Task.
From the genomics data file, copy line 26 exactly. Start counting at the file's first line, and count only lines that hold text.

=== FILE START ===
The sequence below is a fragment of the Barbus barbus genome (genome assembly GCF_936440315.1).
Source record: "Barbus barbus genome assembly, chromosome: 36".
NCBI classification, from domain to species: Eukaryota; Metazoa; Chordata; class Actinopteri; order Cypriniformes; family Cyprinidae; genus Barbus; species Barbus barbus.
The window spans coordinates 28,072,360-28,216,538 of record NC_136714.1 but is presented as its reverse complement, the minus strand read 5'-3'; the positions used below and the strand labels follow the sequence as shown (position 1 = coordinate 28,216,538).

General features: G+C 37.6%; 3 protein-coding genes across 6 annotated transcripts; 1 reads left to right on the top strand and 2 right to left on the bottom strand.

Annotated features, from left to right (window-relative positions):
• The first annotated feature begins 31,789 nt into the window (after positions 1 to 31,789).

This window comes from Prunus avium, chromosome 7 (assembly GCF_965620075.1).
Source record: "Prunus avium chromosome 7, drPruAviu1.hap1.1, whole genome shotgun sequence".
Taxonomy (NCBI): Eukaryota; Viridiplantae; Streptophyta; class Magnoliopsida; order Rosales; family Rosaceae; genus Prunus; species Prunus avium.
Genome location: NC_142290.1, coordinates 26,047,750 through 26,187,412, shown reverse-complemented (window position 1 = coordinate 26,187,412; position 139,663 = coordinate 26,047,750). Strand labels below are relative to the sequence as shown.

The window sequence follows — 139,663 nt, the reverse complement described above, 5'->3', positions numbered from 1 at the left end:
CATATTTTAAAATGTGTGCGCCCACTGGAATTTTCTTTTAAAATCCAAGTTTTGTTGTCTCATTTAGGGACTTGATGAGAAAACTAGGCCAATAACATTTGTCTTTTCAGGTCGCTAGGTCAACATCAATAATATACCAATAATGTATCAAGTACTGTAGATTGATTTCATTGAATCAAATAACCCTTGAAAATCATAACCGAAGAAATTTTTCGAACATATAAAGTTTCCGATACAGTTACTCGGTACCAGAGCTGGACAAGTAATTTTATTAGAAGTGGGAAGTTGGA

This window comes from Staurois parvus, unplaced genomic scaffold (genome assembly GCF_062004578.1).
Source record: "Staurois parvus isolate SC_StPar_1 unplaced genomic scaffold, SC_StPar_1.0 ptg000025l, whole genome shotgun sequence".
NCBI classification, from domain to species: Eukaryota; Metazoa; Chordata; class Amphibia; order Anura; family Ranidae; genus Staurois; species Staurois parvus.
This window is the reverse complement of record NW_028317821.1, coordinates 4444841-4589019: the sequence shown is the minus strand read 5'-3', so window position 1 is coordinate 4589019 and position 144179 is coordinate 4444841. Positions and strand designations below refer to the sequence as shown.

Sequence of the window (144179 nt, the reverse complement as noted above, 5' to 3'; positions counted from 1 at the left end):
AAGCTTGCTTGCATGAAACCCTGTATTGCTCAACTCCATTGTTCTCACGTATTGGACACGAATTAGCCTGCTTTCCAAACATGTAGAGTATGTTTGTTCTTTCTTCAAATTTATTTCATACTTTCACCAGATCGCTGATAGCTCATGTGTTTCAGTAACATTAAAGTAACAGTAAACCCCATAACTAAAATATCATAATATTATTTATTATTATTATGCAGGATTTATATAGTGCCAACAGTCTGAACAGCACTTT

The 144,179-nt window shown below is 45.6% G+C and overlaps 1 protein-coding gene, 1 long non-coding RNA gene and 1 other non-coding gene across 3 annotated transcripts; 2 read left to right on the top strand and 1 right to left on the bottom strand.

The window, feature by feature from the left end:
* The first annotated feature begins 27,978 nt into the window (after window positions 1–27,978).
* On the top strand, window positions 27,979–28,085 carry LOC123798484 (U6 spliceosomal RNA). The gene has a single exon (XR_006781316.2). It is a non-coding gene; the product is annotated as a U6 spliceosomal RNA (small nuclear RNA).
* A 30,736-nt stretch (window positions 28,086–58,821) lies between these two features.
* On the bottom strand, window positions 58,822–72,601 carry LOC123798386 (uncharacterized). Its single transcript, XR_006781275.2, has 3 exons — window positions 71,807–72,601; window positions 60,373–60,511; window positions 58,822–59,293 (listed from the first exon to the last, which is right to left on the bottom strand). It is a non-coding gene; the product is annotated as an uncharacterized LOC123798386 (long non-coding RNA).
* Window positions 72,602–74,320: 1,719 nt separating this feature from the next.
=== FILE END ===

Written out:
* Window positions 72,602–74,320: 1,719 nt separating this feature from the next.